VI. EXCERPTS FROM THE DECLARATION ADOPTED BY
THE SOUTH SUMMIT OF THE GROUP OF 77, HELD IN
HAVANA FROM 10 TO 14 APRIL 2000

The South Summit of the Group of 77 was held in Havana from 10 to 14 April 2000. Paragraph 51 of the Declaration of the South Summit (A/55/74, annex), which pertains to the question of Palestine and the rights of the Palestinian people, is reproduced below:

Declaration of the South Summit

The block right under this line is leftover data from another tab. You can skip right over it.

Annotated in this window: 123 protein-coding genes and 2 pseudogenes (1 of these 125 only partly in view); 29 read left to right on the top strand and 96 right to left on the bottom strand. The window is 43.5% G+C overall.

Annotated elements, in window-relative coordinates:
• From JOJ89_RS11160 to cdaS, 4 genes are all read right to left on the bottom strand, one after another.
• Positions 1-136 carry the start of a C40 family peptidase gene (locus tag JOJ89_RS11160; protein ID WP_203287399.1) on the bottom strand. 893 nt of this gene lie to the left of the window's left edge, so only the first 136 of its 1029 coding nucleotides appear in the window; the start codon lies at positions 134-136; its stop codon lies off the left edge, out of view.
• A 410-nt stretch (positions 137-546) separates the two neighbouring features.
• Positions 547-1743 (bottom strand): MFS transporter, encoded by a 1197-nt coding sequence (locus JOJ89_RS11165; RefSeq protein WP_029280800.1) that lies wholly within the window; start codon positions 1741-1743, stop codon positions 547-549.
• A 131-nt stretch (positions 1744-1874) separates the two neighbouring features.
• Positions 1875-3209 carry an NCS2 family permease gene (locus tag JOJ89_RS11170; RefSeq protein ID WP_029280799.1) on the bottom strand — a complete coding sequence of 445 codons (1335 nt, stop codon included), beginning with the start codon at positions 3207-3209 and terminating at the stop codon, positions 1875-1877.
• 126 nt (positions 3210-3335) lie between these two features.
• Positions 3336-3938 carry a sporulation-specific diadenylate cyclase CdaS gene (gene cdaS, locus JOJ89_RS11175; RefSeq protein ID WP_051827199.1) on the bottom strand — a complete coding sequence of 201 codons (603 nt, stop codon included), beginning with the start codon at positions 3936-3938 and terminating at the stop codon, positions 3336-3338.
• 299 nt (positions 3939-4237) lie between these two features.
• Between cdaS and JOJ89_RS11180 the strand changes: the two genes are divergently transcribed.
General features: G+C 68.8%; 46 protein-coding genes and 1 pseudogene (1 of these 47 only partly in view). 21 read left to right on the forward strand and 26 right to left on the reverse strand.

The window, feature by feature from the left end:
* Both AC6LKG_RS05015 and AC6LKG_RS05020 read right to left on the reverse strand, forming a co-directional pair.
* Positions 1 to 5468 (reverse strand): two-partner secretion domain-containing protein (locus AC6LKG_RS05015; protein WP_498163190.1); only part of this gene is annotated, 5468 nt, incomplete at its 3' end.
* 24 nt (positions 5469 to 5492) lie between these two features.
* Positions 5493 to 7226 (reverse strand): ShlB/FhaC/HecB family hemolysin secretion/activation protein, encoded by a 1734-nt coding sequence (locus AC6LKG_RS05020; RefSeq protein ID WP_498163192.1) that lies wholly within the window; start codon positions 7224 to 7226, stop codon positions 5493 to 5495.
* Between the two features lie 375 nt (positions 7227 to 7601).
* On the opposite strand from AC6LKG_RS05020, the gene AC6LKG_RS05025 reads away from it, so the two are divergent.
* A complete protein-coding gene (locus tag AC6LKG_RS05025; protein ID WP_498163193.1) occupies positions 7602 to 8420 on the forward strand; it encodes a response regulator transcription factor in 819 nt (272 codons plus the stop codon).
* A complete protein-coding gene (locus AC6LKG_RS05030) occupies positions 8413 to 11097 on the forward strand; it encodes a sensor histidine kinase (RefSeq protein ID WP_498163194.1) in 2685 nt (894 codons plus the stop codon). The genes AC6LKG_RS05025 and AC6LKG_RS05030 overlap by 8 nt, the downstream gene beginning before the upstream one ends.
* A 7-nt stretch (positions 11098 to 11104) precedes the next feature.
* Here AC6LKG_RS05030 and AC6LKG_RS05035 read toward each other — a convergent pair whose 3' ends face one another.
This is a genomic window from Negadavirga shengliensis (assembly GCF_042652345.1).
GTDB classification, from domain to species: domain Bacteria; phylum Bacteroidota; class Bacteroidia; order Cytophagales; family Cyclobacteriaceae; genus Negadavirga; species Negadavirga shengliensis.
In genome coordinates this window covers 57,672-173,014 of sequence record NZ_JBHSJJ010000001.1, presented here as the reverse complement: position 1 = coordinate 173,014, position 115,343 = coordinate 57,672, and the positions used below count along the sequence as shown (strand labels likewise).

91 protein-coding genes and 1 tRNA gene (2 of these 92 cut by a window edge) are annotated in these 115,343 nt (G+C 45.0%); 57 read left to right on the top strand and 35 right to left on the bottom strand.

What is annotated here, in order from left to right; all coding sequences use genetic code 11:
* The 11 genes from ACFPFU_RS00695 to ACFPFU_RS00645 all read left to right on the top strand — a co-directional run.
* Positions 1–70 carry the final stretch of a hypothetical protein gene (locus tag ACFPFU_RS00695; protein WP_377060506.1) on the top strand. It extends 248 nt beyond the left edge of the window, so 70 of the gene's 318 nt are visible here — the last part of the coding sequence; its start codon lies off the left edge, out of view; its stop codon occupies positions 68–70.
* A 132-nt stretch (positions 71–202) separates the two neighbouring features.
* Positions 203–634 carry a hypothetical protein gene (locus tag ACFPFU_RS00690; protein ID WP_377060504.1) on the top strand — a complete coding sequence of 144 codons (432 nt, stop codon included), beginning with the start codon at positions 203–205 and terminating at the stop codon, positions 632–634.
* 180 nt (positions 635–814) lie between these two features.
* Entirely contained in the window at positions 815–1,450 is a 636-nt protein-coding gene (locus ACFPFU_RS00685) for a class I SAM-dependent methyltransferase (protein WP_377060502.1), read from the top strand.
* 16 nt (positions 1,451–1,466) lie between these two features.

51. We affirm that bringing an end to the Israeli occupation and establishing a comprehensive, just and lasting peace in the Middle East is a prerequisite for economic and social development in the region. We reaffirm our support for the Middle East peace process on the basis of Security Council resolutions 242 (1967), 338 (1973) and 425 (1978) and the principle of land for peace. Peace demands complete Israeli withdrawal from the occupied Palestinian territory, including Jerusalem, and the achievement of a final settlement by the agreed-upon deadline of September 2000, as well as the establishment of the State of Palestine with Jerusalem as its capital. It also demands complete Israeli withdrawal from the occupied Syrian Golan and the demarcation of the 4 June 1967 line, as well as the unconditional withdrawal from South Lebanon and Western Bekaa to the internationally recognized boundaries. We affirm that measures taken by Israel aimed at changing the legal status and the demographic composition of Jerusalem are null and void.